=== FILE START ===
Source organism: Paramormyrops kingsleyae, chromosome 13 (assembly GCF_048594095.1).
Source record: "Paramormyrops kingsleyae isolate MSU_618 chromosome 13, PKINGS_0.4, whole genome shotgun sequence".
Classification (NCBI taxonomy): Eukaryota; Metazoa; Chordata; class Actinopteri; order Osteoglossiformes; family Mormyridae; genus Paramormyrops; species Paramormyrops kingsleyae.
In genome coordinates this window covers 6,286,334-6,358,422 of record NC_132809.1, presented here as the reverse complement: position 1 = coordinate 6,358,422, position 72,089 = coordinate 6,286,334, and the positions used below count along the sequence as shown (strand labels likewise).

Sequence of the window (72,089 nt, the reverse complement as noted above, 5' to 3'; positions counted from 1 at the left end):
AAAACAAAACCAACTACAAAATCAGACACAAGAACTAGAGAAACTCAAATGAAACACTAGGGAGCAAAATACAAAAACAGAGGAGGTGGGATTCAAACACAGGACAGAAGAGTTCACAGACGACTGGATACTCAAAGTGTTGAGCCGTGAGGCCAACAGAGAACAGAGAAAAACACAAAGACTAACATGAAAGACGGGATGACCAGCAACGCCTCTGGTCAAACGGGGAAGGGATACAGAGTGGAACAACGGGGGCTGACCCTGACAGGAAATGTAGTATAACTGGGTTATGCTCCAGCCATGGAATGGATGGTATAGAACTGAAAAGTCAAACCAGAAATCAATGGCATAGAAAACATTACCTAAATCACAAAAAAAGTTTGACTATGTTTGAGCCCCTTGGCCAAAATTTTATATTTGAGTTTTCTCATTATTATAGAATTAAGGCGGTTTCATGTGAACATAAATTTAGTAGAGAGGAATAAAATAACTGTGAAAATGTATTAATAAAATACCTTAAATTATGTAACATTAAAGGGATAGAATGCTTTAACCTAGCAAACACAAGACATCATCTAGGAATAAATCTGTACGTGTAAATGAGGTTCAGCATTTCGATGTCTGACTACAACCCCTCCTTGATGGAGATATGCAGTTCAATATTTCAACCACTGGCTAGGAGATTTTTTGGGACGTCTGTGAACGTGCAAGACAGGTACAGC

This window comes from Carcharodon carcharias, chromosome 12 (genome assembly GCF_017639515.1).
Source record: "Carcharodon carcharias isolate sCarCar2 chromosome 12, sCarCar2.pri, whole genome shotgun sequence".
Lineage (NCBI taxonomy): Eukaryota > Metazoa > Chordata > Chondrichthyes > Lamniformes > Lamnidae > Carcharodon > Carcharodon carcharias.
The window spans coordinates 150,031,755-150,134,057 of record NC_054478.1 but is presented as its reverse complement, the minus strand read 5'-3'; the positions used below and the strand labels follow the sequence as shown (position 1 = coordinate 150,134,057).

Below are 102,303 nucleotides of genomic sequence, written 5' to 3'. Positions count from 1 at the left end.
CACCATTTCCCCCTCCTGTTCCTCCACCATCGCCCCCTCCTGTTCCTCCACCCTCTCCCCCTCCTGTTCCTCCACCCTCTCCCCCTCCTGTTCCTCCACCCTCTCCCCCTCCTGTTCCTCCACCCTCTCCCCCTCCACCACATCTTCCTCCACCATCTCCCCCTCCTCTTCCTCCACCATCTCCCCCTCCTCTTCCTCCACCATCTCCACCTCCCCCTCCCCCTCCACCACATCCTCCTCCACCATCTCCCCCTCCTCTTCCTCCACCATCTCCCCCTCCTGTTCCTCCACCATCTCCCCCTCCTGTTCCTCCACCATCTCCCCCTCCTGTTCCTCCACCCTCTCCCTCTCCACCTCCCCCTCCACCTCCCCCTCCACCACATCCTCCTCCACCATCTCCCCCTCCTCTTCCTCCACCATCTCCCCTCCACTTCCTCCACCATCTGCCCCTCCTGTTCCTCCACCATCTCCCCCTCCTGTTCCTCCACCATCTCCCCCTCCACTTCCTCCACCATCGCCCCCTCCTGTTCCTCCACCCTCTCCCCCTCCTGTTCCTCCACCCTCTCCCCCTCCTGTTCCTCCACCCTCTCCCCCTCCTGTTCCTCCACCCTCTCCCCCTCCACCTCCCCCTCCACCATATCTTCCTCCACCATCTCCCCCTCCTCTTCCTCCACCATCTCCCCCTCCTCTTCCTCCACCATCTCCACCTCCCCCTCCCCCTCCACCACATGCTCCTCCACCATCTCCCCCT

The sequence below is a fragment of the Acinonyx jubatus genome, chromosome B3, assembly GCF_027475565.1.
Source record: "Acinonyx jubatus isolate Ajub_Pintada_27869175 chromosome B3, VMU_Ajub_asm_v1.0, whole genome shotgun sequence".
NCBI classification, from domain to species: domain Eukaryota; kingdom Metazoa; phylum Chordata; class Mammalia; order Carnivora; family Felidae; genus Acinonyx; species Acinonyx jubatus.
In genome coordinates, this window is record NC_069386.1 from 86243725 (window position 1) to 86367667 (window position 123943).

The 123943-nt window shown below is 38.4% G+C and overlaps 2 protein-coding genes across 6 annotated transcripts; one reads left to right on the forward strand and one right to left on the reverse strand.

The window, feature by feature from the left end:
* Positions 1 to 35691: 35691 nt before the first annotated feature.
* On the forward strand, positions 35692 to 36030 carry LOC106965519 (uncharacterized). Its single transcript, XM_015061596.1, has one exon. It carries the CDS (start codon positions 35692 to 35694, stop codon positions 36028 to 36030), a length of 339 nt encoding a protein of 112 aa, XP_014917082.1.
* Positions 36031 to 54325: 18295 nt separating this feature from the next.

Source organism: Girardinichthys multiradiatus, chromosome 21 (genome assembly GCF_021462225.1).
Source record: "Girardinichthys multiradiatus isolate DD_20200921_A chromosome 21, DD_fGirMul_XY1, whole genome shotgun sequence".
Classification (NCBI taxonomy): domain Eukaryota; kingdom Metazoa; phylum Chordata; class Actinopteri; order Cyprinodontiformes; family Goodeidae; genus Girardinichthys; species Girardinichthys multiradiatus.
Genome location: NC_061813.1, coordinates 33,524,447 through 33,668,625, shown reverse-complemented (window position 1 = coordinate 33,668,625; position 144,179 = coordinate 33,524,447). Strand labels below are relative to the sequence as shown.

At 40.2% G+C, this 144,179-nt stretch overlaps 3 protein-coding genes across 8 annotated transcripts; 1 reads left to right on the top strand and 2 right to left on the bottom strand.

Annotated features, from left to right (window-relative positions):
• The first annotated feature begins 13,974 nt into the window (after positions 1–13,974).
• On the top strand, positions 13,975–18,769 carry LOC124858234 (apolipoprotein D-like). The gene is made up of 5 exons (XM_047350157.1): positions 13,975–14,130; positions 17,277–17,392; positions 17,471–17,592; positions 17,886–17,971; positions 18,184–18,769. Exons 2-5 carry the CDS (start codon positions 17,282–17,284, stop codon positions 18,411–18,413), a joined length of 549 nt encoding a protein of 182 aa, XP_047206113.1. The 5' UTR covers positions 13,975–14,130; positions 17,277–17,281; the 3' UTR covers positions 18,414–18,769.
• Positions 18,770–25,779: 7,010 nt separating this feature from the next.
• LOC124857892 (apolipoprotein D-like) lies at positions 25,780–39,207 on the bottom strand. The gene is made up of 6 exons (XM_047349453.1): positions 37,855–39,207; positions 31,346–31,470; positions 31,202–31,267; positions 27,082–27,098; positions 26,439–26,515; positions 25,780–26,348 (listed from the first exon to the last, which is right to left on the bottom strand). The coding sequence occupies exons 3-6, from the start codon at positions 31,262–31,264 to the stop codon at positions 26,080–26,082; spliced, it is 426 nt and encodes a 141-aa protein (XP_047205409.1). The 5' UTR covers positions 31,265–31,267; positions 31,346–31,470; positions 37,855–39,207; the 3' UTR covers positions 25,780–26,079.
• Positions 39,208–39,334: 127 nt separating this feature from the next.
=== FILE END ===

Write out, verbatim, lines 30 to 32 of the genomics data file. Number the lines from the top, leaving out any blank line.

• Positions 18,770–25,779: 7,010 nt separating this feature from the next.
• LOC124857892 (apolipoprotein D-like) lies at positions 25,780–39,207 on the bottom strand. The gene is made up of 6 exons (XM_047349453.1): positions 37,855–39,207; positions 31,346–31,470; positions 31,202–31,267; positions 27,082–27,098; positions 26,439–26,515; positions 25,780–26,348 (listed from the first exon to the last, which is right to left on the bottom strand). The coding sequence occupies exons 3-6, from the start codon at positions 31,262–31,264 to the stop codon at positions 26,080–26,082; spliced, it is 426 nt and encodes a 141-aa protein (XP_047205409.1). The 5' UTR covers positions 31,265–31,267; positions 31,346–31,470; positions 37,855–39,207; the 3' UTR covers positions 25,780–26,079.
• Positions 39,208–39,334: 127 nt separating this feature from the next.